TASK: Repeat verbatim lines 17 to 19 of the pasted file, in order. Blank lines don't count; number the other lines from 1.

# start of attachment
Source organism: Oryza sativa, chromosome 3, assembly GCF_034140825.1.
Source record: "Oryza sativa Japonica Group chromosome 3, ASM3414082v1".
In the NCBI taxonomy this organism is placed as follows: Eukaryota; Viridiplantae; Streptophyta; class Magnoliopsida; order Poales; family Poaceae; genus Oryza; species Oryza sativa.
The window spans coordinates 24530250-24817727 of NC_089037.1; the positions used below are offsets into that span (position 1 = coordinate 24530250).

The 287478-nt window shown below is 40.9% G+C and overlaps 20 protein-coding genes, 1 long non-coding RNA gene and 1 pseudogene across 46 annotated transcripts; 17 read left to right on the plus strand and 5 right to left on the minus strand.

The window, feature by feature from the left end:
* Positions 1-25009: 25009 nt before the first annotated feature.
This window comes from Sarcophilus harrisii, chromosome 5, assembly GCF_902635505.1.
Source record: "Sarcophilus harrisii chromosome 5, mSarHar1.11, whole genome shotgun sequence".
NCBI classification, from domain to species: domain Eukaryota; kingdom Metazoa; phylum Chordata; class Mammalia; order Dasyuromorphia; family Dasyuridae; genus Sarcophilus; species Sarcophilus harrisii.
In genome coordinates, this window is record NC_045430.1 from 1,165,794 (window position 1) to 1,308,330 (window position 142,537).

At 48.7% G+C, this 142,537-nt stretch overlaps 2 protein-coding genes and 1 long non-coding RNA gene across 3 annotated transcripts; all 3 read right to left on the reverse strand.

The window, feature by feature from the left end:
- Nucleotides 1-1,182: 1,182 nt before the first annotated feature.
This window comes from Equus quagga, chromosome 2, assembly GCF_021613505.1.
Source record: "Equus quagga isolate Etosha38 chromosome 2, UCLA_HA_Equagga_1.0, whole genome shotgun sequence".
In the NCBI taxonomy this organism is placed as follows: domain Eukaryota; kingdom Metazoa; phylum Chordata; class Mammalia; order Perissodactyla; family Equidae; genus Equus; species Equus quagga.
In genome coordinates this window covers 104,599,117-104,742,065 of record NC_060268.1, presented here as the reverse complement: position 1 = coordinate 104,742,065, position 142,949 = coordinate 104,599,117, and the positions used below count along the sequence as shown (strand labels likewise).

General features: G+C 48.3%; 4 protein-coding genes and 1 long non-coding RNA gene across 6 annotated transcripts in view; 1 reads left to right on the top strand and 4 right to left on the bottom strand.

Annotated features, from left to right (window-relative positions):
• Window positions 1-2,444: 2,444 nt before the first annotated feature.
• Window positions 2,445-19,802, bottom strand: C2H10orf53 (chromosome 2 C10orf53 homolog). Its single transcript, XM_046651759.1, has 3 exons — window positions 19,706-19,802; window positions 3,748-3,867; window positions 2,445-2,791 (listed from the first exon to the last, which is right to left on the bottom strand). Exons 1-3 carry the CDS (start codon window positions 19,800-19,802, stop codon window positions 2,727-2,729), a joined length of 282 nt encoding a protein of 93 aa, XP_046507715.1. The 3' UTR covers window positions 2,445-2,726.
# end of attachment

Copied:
In the NCBI taxonomy this organism is placed as follows: domain Eukaryota; kingdom Metazoa; phylum Chordata; class Mammalia; order Perissodactyla; family Equidae; genus Equus; species Equus quagga.
In genome coordinates this window covers 104,599,117-104,742,065 of record NC_060268.1, presented here as the reverse complement: position 1 = coordinate 104,742,065, position 142,949 = coordinate 104,599,117, and the positions used below count along the sequence as shown (strand labels likewise).

General features: G+C 48.3%; 4 protein-coding genes and 1 long non-coding RNA gene across 6 annotated transcripts in view; 1 reads left to right on the top strand and 4 right to left on the bottom strand.